What are the criteria to be considered as a French tax resident? Do tax treaties have an implication on this?
Determining one individual (or company) tax residency is essential for the proper taxation of their income. In France, tax residency is determined based on four criteria, as defined by the French tax code:
- Household: A person is considered a tax resident if his main home is in France. Generally, judges consider the presence of the family (spouse, children) on the French soil to determine whether this criterion is verified.
- Number of days spent in France: A person who spends more than 183 days in France in a calendar year is considered as a tax resident, regardless of whether they have a home or center of interests in France.
- Principal working activity in France: A person who earns a major part of his income in France is considered as a tax resident, whether it be from a dependent or independent activity.
- Center of economic interests: A person is considered as a tax resident if his center of economic interests is in France, even if they do not have a home or work in France.
It is important to note that these criteria are not cumulative. If even one of these criteria is met, a person is considered a tax resident in France.
Tax treaties, on the other hand, may have an impact on the determination of tax residency. These treaties are designed to prevent double taxation and provide guidelines for determining tax residency when a person has connections to more than one country. In general, tax treaties establish a hierarchy of criteria that considers the taxpayer’s permanent home, the center of their personal and economic interests, their habitual residence, and the location of their assets.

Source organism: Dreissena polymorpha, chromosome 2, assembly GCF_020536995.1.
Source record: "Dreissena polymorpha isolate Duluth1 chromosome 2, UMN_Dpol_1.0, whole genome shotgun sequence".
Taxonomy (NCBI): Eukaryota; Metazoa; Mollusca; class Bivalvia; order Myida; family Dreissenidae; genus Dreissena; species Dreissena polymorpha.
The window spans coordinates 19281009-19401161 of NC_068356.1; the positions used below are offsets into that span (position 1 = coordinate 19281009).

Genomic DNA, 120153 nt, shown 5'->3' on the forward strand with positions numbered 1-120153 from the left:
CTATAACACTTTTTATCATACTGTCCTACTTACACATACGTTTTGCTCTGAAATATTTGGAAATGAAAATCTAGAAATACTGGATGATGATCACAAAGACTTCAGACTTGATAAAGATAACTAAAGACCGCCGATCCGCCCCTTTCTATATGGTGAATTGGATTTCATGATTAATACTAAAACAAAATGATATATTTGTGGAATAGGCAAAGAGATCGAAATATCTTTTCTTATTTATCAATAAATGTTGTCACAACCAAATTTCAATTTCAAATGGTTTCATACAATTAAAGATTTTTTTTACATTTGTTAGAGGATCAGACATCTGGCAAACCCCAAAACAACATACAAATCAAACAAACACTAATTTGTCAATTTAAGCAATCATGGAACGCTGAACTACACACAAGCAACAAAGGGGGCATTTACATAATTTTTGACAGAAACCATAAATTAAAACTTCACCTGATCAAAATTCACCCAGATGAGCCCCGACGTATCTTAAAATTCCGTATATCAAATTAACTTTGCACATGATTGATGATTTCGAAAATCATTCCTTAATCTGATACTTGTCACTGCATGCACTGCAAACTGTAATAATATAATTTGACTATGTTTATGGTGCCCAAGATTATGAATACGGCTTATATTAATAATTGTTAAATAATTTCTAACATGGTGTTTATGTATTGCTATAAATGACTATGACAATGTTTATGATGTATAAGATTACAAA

For example, if a taxpayer is only considered as a resident of one country under the national tax code, then that country will have the exclusive right to tax the income. However, if the taxpayer is considered as a resident in both countries, then the tax treaty will provide guidance on how the income should be taxed and which country has the right to tax it. It is importante to note that the distribution of taxation will depend on the nature of the income. For example, salary income is not treated the same as dividend income for tax purposes, and different rules may apply, depending on tax treaty provisions. This is yet another reason why it is important to seek the guidance of a tax lawyer to ensure compliance with French and international tax laws and conventions.
A tax lawyer can provide a detailed study of one’s residency situation and assist in resolving any issues that may arise. At AGN Avocats, our experienced lawyers can assist taxpayers in regularizing their situation in France if they have failed to declare any income, despite being obliged to do so based on their French residency status.
In summary, determining tax residency in France is based on four criteria, and tax treaties can have an impact on tax residency for taxpayers who have connections to more than one country. It is crucial to consult with a tax lawyer to ensure compliance with French tax laws and any applicable tax treaties, and AGN Avocats can assist taxpayers in regularizing their situation in France if necessary. If you need assistance, please contact our qualified lawyers on www.agn-avocats.com